RC Trimaran Hydrofoil

Anyone know where I c an find plans and more info on RC Trimaran Hydrofoil sailboats?

Thank you


I am not a foiler fan…for many reasons[:-banghead] but thats another topic [;)]


maybe reading the interesting posts @ http://www.rcsailing.net/forum1/topic.asp?TOPIC_ID=678&whichpage=1

could also help


_/ if it isn’t broken, don’t fix it! _


A newbie reading “the interesting posts above”
will be made fully aware of WHY a certain person is no longer with us!.


As far as I know, no one has “plans” for a homebuilt foiler.

A few boats have appeared over the past few years which have demonstrated that foiling is possible. But this is not beginner level stuff. Hydrofoils cannot be “thrown together”. They must be carefully thought out. There is a completely different set of control issues to be sorted out and a lot of trial and error goes into getting an altitude control system that works.

If all you are looking for is a toy to blast around the pond with when the wind is up a Foiler called the F3 is availalbe in both finished and kit form from MicroSail: http://www.microsail.com/multihull.html . The claimed X3 is not yet available. You will find these boats are rather pricey.

If you are looking for a boat to race within a specific class, then the story gets murky. The X3 mentioned on microsail’s page would fit withing the F48 class rules, but that boat has not materialized and Doug Lord - the proprietor of MircoSail - has turned his attention to other projects, so it may never materialize. It would probably be pricey as well. so you are pretty much on your own as far as coming up with a foiler design.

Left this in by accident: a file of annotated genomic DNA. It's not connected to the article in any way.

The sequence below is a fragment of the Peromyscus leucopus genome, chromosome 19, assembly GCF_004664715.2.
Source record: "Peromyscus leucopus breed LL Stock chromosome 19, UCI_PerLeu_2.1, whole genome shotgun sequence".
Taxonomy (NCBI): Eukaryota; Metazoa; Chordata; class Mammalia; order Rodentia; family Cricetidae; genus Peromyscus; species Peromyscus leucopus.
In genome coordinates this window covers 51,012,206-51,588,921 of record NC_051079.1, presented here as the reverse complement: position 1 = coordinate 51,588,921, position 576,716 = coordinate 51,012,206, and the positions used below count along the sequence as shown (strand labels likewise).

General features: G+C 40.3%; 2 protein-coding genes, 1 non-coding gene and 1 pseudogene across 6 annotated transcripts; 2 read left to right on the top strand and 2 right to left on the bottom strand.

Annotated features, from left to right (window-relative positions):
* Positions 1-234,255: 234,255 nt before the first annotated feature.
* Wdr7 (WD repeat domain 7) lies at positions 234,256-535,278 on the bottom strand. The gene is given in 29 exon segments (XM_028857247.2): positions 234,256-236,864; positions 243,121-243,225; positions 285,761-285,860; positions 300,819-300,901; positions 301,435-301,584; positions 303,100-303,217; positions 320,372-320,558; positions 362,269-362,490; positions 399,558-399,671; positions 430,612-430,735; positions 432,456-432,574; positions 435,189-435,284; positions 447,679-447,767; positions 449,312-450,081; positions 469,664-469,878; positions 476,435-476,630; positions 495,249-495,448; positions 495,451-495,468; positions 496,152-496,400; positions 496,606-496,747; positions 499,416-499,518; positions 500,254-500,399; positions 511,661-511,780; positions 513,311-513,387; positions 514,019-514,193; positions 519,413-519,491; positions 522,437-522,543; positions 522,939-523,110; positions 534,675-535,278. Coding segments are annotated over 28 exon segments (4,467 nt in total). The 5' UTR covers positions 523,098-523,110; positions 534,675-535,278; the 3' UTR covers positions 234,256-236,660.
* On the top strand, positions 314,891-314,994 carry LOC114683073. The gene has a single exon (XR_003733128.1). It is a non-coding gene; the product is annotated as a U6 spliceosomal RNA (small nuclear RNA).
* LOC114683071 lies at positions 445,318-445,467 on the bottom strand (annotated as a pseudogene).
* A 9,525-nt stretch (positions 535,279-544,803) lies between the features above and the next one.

I would not recommend attempting a foiler project without a fairly solid understanding of aerodynamics and a really good set of modelling skills. The foils themselves need to be precisely made using an efficient airfoil shape. Techniques that work well for keels and rudders on homebuilt boats will not be sufficient for the airfoil shapes of these foils. To date, no one has put a mechanism together to “stow” the foils for light wind racing although many have talked about the need for it.

So, if you want to embark on this path, be prepared for a long journey with a few bumps along the way. The promise of a well designed, well built, well tuned foiler is that you will be able to sail with extreme speed AND stability in high winds. With rtetractable foils, you should be able to keep up in the lighter winds as well (although there is no advantage in lighter winds). But, to date, this promise has not been demonstrated on the water in real racing situations.

It certainly would be thrilling to put together a refined foiler design that could compete in an established class. But there is no set of plans to follow to get you there.

  • Will

Will Gorgen